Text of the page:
Astronomers have taken the best spectrum yet of exoplanet HR 8799e, a gas giant in its infancy.
Among the almost 4,000 exoplanets confirmed to date, the vast majority have been detected indirectly, by looking for the effect of the planets on their host stars. Only about 45 confirmed planets have been imaged directly, most of them young gas giants still glowing with the warmth of their birth. Among the most famous of these is the system HR 8799, in which four gas giant planets orbit a young, 30 million-year-old star 130 light-years away.
Now, using the Gravity instrument at the European Southern Observatory's Paranal Observatory in Chile, Sylvestre Lacour (Observatory of Paris and Max Planck Institute for Extraterrestrial Physics, Germany) and colleagues have followed the orbit of the innermost planet, HR 8799e, and measured its spectrum in unprecedented detail. The results appear March 27th in Astronomy & Astrophysics.
The Gravity instrument combines the light collected by the Very Large Telescope's four 8.2-meter telescopes, which work together as a single much larger telescope via a technique known as interferometry. As a result, the team could better separate the planet's light from its star's, enabling them to pinpoint its position and orbit. The planet's path appears to be slightly inclined (by 25°) compared to the other planets' orbits.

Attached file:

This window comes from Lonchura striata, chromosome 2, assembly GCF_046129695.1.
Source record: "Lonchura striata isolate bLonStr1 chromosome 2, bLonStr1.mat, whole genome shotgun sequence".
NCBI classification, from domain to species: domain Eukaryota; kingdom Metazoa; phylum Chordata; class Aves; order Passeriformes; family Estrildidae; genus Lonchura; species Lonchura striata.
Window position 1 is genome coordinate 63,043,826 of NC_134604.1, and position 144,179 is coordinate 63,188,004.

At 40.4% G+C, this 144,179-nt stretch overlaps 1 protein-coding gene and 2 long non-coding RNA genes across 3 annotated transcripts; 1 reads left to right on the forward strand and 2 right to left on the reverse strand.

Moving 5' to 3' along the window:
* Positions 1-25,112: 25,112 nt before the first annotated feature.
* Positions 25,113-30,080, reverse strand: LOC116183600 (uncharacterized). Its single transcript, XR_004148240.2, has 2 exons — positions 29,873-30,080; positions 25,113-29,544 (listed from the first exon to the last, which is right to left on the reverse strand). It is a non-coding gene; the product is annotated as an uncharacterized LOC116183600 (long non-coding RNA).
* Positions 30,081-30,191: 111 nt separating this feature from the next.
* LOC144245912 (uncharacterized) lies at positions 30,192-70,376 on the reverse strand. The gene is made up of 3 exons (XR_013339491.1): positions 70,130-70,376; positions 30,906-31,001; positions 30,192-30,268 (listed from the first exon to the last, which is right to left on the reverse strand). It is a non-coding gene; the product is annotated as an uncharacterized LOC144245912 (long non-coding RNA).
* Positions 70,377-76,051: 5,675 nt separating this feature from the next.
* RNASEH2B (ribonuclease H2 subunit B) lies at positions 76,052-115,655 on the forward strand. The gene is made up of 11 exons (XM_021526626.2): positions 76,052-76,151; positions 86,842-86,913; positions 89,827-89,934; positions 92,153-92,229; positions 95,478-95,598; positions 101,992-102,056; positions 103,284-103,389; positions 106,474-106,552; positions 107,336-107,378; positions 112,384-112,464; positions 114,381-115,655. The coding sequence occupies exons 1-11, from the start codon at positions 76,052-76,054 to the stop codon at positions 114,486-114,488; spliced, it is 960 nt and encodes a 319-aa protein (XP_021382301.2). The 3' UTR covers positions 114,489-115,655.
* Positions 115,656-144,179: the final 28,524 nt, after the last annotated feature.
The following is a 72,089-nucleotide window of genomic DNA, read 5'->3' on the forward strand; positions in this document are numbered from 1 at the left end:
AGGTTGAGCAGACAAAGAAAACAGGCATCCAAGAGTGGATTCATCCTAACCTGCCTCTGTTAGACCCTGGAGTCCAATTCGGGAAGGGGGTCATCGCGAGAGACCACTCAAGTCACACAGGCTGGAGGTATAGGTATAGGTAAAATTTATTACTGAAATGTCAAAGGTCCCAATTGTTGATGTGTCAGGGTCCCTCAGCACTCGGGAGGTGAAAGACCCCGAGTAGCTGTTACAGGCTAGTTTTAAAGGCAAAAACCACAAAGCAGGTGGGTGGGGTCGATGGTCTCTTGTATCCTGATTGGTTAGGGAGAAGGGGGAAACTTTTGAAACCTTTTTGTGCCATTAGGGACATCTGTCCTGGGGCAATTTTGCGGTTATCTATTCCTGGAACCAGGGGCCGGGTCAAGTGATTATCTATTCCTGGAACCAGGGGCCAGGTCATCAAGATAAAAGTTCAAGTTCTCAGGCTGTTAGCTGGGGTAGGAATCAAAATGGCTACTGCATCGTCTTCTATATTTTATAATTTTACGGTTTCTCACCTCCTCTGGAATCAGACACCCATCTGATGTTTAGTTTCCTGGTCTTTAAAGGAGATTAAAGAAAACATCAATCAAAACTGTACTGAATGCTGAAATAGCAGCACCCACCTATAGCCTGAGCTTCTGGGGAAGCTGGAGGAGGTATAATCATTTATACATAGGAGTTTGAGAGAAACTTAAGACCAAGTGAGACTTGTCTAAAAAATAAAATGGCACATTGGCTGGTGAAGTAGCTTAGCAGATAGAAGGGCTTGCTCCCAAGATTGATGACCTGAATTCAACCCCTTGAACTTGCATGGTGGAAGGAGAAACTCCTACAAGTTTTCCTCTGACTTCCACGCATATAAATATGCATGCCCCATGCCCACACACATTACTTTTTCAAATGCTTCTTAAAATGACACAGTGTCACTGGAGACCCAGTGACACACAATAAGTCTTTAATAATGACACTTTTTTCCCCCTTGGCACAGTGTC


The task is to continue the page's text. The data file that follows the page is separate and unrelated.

The better separation of the planet's light also enabled the team to take an unprecedentedly detailed spectrum of the planet's atmosphere, revealing an abundance of carbon monoxide where they had expected methane. “We can best explain this surprising result with high vertical winds within the atmosphere preventing the carbon monoxide from reacting with hydrogen to form methane,” says Lacour in a press release.
In addition, clouds of iron and silicates are necessary to understand the spectrum the team observes. “Our observations suggest a ball of gas illuminated from the interior, with rays of warm light swirling through stormy patches of dark clouds,” Lacour explains. “Convection moves around the clouds of silicate and iron particles, which disaggregate and rain down into the interior.
Lacour and colleagues find that most of the imaged planets known today are within Gravity's reach, so we can expect more details on other young giants' atmospheres before long.